You’re having them… You’re conducting sales because they’re meeting with your people and the like. So a call-to-action could be downloading a white paper. It could be signing up for an email newsletter. It could be dialing a phone and calling somebody. Those are all valid calls-to-action more than just, you know, add to cart.

Anytime we talk about calls-to-action though, we have to start with two big questions. The first is, what do your customers want to do? Once they’ve interacted with your brand or your business online for any length of time, what is it that they want? And the second question is, what do you want them to do?

You’re looking for the overlap between those, the sweet spot between those. And then you need to ask yourself, do you make it easy? And do you make it clear.

There’s a really simple framework that I’ve used for years on this, that you want to offer them the BBC: A benefit, a benefit, and a call-to-action.

What’s in it for them to take a specific action? What else is in it for them to take a specific action? And then ask them to do that. If it’s download a white paper, make it download a white paper. If it’s email us, you know, click to email, do that. If it’s click to call, do that. If it’s… Add to Cart, do that. If it’s booked now, do that. But give them the benefits first. Benefit 1, Benefit 2, call-to-action, BBC.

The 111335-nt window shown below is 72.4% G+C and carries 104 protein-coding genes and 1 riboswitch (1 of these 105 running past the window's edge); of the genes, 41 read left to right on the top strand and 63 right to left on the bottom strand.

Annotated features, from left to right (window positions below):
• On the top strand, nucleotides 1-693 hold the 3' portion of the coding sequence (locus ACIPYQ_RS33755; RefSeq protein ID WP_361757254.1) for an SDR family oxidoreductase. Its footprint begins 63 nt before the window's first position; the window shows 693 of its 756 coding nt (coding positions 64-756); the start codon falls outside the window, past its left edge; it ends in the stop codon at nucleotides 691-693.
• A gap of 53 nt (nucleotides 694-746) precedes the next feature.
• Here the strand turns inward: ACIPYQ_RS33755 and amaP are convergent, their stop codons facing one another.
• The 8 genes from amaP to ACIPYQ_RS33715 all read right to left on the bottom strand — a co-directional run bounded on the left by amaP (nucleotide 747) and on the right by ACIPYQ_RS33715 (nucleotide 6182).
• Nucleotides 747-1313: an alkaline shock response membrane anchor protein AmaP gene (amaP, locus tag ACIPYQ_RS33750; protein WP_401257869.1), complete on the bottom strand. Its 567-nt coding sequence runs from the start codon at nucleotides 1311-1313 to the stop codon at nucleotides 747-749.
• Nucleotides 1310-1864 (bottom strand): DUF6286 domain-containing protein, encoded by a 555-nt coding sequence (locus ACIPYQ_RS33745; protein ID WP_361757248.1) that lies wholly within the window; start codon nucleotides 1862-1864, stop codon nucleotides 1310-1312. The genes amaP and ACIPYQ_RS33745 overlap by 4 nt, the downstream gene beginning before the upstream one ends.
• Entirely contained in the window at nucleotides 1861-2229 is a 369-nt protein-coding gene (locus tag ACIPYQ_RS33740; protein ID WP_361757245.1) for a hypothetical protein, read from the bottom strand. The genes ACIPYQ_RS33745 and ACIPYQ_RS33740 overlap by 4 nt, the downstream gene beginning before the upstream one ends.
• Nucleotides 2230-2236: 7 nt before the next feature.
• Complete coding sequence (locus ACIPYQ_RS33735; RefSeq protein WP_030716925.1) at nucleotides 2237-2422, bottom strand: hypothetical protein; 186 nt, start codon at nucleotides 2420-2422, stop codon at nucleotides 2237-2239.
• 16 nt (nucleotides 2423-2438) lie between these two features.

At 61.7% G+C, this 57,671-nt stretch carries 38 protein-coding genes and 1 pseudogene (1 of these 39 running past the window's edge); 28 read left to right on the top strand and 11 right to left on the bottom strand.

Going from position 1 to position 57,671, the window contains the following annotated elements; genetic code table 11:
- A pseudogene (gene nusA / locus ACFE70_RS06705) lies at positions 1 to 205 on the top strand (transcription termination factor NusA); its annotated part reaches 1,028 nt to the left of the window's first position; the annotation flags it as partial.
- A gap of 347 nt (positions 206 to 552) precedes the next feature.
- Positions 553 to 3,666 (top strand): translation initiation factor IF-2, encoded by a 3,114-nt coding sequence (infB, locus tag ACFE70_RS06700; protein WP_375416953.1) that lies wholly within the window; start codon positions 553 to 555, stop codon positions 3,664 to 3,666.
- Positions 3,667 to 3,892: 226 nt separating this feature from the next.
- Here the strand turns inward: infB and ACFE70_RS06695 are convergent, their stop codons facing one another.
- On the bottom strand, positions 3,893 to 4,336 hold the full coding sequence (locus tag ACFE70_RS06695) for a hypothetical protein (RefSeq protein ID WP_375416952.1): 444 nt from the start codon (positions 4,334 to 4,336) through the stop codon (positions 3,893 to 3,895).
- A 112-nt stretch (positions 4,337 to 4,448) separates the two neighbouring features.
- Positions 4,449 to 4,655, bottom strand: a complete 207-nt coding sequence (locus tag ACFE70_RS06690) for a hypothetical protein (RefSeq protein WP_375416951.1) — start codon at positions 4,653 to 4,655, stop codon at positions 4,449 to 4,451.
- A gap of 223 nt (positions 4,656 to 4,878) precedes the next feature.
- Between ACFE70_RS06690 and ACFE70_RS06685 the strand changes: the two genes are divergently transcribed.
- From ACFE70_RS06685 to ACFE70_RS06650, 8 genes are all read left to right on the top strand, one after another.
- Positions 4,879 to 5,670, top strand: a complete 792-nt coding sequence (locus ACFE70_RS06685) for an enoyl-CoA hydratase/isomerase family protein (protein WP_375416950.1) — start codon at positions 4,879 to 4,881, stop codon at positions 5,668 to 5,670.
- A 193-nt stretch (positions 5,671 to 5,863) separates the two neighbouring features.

This builds on a really simple framework that Google has had for years about mobile. Where you want to be there, you want to be useful, and you want to be quick. Mark Benioff of Salesforce. com has said for years that speed is the new currency of business.

So you’re always looking for ways to make the experience fast. You only want to slow it down where A, the customer wants you to. Or B, going fast costs you more money than going slow. It’s okay to introduce friction in areas where it’s bad for your business for people to go too fast. Just make sure you look at your data to ensure you’re not losing more to friction than you are to a simple experience.

The cool thing with calls-to-action is there’s so many things you get to play with to see what works best. You can play with the size of the call-to-action. Should it be bigger? Should it be smaller? It’s placement. Should it be higher on the page or lower on the page? The verbiage you use in it. You know "download," "click now," "act now,"" order now." The style. Is it a button or is it a link within your text? And color, can you make it big and shiny and red, or does it need to be smaller and more discreet? You can test all of these to see what works for your customer to improve their experience and to drive more business for you.